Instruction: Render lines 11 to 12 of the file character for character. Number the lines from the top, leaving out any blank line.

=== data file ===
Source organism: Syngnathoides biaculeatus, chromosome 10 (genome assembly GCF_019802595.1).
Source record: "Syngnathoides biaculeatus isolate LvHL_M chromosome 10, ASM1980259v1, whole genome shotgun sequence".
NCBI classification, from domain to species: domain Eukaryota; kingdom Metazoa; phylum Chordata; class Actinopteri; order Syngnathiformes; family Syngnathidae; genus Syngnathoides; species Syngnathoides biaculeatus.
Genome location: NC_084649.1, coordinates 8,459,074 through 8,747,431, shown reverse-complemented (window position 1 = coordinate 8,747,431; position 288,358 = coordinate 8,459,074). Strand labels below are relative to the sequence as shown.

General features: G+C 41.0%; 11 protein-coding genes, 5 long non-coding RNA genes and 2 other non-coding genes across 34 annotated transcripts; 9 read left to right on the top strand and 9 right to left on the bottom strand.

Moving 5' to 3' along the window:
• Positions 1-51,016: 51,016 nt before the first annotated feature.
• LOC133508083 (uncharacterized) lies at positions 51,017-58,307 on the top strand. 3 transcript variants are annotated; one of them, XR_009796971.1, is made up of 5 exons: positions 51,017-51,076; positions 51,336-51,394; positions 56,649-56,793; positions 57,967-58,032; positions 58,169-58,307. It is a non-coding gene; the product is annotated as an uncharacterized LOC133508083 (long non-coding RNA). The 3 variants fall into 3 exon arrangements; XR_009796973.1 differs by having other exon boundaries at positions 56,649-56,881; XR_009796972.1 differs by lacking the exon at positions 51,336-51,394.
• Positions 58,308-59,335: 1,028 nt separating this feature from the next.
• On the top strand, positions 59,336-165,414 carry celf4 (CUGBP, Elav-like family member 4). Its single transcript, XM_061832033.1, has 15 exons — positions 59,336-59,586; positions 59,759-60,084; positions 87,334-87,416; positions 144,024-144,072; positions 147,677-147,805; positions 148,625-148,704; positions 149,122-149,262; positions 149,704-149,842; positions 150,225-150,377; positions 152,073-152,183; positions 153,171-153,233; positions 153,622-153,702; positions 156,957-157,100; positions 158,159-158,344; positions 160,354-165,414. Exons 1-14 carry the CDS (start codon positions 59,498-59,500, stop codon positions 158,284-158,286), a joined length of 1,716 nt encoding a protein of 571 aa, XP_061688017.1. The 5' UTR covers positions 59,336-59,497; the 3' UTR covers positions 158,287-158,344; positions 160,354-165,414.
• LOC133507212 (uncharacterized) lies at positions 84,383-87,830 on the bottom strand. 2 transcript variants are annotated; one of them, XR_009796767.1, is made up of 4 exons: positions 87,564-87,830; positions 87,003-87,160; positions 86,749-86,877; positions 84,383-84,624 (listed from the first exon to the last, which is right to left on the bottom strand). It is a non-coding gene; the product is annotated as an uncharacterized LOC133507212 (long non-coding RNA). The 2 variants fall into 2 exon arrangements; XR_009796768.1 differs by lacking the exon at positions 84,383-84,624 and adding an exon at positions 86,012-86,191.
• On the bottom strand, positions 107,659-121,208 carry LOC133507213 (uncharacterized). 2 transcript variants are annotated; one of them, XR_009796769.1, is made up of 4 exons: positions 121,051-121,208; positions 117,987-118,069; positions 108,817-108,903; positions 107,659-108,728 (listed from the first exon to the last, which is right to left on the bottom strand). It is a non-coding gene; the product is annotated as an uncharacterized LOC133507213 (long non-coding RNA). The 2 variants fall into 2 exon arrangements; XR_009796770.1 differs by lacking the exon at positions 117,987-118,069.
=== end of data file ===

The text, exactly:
• LOC133507212 (uncharacterized) lies at positions 84,383-87,830 on the bottom strand. 2 transcript variants are annotated; one of them, XR_009796767.1, is made up of 4 exons: positions 87,564-87,830; positions 87,003-87,160; positions 86,749-86,877; positions 84,383-84,624 (listed from the first exon to the last, which is right to left on the bottom strand). It is a non-coding gene; the product is annotated as an uncharacterized LOC133507212 (long non-coding RNA). The 2 variants fall into 2 exon arrangements; XR_009796768.1 differs by lacking the exon at positions 84,383-84,624 and adding an exon at positions 86,012-86,191.
• On the bottom strand, positions 107,659-121,208 carry LOC133507213 (uncharacterized). 2 transcript variants are annotated; one of them, XR_009796769.1, is made up of 4 exons: positions 121,051-121,208; positions 117,987-118,069; positions 108,817-108,903; positions 107,659-108,728 (listed from the first exon to the last, which is right to left on the bottom strand). It is a non-coding gene; the product is annotated as an uncharacterized LOC133507213 (long non-coding RNA). The 2 variants fall into 2 exon arrangements; XR_009796770.1 differs by lacking the exon at positions 117,987-118,069.